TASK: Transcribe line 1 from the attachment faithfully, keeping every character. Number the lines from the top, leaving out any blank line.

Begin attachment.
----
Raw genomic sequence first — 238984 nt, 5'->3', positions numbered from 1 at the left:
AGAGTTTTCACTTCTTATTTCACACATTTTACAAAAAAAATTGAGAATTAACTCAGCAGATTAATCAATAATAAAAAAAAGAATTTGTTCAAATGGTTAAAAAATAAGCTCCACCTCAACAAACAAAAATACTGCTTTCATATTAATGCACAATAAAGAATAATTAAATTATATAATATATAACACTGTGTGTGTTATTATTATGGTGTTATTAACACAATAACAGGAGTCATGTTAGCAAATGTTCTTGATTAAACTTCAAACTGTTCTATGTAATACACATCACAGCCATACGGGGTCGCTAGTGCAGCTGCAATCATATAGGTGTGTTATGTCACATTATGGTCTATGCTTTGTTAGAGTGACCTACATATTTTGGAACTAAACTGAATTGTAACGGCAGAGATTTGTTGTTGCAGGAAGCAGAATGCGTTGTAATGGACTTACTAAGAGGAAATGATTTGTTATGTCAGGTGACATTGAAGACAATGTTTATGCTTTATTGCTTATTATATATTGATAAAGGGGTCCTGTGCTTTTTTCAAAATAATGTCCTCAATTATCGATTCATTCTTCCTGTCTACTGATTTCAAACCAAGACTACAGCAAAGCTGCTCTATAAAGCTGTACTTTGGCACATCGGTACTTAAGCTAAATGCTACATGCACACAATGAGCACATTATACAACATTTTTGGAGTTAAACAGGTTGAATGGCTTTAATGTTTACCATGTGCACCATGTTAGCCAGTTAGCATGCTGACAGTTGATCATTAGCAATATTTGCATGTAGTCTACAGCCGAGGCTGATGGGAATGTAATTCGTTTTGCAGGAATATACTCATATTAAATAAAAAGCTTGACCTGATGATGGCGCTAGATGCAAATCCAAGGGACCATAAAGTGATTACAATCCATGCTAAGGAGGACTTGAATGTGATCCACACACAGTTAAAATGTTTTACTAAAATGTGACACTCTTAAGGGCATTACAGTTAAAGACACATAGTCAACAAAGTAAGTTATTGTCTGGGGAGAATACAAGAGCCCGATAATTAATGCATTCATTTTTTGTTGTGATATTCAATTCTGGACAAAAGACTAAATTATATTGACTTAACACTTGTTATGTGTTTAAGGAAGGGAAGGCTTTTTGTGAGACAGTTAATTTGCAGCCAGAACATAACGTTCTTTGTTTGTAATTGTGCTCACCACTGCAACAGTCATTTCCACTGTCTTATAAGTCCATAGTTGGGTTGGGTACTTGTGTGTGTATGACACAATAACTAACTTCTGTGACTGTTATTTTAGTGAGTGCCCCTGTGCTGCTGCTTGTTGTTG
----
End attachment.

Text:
Raw genomic sequence first — 238984 nt, 5'->3', positions numbered from 1 at the left: